Date of Award

2016

Document Type

Thesis

Department

Speech and Hearing Sciences

First Advisor

Maria Kapantzoglou

Subjects

Language and languages -- Variation, Children -- Language -- Ability testing, Spanish language -- Lexicology

DOI

10.15760/honors.250

Abstract

Purpose: various studies have assessed whether lexical diversity in language samples is a useful clinical tool for assessing language abilities. However, not all studies used the same measure of lexical diversity indices or sample demographic. Therefore it is unclear which lexical diversity indices work best when analyzing Spanish language samples. The current study aimed to compare validity evidence for five lexical diversity measures based on Spanish language samples. Specifically it assessed how changes in language-sample length influenced each measure. The most accurate lexical diversity measures were expected to yield similar estimates for a given child across language samples that differed in length.

Method: sixty monolingual Spanish-speaking children from Mexico participated in the study. The five lexical diversity measures evaluated included TTR, MATTR, MTLD, HDD, and Maas. Each lexical diversity measure was estimated at language-sample lengths of 50, 100 and 200 words for each child to assess whether the estimates changed across different lengths. The coding program R was used to truncate the language samples and estimate the lexical diversity indices. To determine whether variation in language-sample length yielded differences in lexical diversity estimates, we analyzed scores from each index using a repeated measure ANOVA with three levels (50 Words, 100 Words, and 200 Words).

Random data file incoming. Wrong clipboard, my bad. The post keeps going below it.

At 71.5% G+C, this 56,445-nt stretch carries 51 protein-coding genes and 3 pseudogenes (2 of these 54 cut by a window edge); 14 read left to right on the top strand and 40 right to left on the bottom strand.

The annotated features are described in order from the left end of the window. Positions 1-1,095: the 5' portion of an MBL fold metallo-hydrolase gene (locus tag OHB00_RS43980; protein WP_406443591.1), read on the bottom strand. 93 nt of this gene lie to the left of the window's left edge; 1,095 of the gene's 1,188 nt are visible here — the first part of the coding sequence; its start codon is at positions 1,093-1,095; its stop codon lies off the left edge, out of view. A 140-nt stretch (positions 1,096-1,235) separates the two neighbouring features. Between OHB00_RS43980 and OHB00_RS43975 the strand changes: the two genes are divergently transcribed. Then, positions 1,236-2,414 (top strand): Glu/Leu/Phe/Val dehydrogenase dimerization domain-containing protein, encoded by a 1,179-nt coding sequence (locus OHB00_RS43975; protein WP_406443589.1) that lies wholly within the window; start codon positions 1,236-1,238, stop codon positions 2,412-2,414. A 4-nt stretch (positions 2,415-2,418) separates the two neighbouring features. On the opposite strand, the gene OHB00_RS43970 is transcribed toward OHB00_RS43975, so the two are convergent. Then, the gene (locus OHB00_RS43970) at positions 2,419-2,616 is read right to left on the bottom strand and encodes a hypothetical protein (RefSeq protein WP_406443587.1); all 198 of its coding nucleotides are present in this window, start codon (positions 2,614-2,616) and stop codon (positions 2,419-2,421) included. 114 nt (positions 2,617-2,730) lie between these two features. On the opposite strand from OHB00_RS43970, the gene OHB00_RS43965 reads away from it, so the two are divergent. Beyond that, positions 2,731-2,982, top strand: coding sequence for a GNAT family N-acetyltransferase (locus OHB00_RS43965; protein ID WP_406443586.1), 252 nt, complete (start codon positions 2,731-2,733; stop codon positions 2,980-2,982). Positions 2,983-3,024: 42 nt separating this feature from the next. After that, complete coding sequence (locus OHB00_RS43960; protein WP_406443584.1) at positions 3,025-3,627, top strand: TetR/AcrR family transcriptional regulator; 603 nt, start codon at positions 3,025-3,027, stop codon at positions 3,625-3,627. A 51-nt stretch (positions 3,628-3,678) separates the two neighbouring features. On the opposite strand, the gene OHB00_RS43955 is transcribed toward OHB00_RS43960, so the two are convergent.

Results: results suggested that Maas and MTLD were the most effective measures of lexical diversity in the Spanish language, followed by HDD. The least effective measures were MATTR and TTR.

Comments

An undergraduate honors thesis submitted in partial fulfillment of the requirements for the degree of Bachelor of Science in University Honors and Speech and Hearing Sciences

Persistent Identifier

http://archives.pdx.edu/ds/psu/17268

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